After an inexplicable delay in their formal inauguration, Kolkata and Chennai finally have modern airport terminals. While President Pranab Mukherjee opened the new terminals in Kolkata nearly a fortnight ago, Vice President Hamid Ansari did the honours in Chennai on January 31. Unfortunately, both these modernised airports will not be opened to traffic immediately. It will take another month in Chennai and perhaps two in Kolkata. There was no controversy in West Bengal, as the newly relaid airport has been named after Netaji Subhash Chandra Bose. But Tamil Nadu Chief Minister Jayalalithaa boycotted the opening function because the Centre did not accept her recommendation to name the new terminal after her mentor, the former Chief Minister M.G. Ramachandran. But these two new facilities have a lot in common and complete the process of upgrading and modernising the airports in the four major metropolitan cities of the country. Delhi and Mumbai’s new terminals were launched on a Public Private Partnership (PPP) model, while Kolkata and Chennai were initiated by the State-owned Airports Authority of India. Additionally, Kolkata also went in for a joint venture with a Thailand based company.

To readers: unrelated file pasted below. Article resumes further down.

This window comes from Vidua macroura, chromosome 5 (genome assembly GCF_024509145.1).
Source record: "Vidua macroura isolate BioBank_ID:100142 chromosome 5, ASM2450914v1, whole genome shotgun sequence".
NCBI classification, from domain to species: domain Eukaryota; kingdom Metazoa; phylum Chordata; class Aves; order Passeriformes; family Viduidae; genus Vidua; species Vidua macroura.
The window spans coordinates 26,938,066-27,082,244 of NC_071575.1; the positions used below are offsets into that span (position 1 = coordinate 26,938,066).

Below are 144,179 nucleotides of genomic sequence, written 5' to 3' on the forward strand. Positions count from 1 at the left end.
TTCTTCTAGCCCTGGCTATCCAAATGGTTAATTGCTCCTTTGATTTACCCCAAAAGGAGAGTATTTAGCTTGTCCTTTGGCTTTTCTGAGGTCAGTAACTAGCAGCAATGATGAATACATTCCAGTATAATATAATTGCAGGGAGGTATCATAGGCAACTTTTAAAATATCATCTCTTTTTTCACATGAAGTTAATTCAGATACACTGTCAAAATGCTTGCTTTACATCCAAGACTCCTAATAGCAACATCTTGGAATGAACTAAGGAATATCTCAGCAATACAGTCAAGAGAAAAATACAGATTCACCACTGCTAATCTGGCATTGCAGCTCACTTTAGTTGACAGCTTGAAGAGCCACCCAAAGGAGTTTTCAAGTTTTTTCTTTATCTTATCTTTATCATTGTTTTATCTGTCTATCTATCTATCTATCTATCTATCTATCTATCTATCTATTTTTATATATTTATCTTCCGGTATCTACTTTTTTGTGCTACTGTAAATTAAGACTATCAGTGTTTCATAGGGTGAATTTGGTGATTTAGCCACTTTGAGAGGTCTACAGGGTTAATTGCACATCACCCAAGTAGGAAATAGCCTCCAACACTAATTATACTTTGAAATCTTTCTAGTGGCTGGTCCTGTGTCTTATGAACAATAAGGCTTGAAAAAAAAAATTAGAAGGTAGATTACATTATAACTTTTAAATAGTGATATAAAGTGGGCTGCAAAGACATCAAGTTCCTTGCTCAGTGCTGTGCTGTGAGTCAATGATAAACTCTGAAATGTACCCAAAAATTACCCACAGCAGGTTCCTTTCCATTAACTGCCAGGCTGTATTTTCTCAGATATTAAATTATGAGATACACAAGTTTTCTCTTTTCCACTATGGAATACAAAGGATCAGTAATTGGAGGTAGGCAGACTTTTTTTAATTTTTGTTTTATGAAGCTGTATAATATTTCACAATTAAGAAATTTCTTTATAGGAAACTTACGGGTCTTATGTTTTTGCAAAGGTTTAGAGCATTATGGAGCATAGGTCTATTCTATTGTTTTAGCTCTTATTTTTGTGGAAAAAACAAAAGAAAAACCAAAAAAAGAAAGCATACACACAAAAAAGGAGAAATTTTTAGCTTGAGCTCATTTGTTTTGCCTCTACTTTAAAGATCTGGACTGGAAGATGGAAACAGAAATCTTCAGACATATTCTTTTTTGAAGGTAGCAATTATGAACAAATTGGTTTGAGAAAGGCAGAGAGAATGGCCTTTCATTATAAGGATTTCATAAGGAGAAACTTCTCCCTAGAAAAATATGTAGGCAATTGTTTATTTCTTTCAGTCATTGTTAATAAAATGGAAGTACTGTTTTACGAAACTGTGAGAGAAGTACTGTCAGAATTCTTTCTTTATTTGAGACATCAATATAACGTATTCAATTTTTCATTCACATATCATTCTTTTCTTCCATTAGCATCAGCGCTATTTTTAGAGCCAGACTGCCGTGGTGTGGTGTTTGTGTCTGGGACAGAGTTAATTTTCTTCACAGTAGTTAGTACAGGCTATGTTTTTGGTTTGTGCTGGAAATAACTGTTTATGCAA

The fate of the Kolkata and Chennai projects raises some basic questions. Both of them were taken up for modernisation and redevelopment as far back as 2008 but five years later — despite the inauguration — neither is operational. Some more support facilities have to come up in each of these complexes that have been built at a cost of about Rs. 2,400 crore each. What accounts for this delay? And why cannot the AAI get them ready when launched? The other issue relates to the ambience, the facilities, and the maintenance services. Will AAI maintain and operate these airports or privatise basic services? How will they compare with the fully privatised greenfield airports at Hyderabad and Bangalore, for instance? Kolkata is expected to be India’s gateway to the East, and Chennai the country’s door for and to Southeast Asia. Perhaps Chennai has greater potential than Kolkata in the immediate future. The Civil Aviation Ministry and the Tamil Nadu government also have to take a call on the need for developing a greenfield airport at Sriperumbudur. The aviation secretary has already asked the State administration to send in a formal proposal to pursue this project for which there is an “in principle” acceptance. Given the fact that it takes five to six years to commission a new airport, and the current 10 per cent annual growth in traffic, an early decision on this becomes imperative.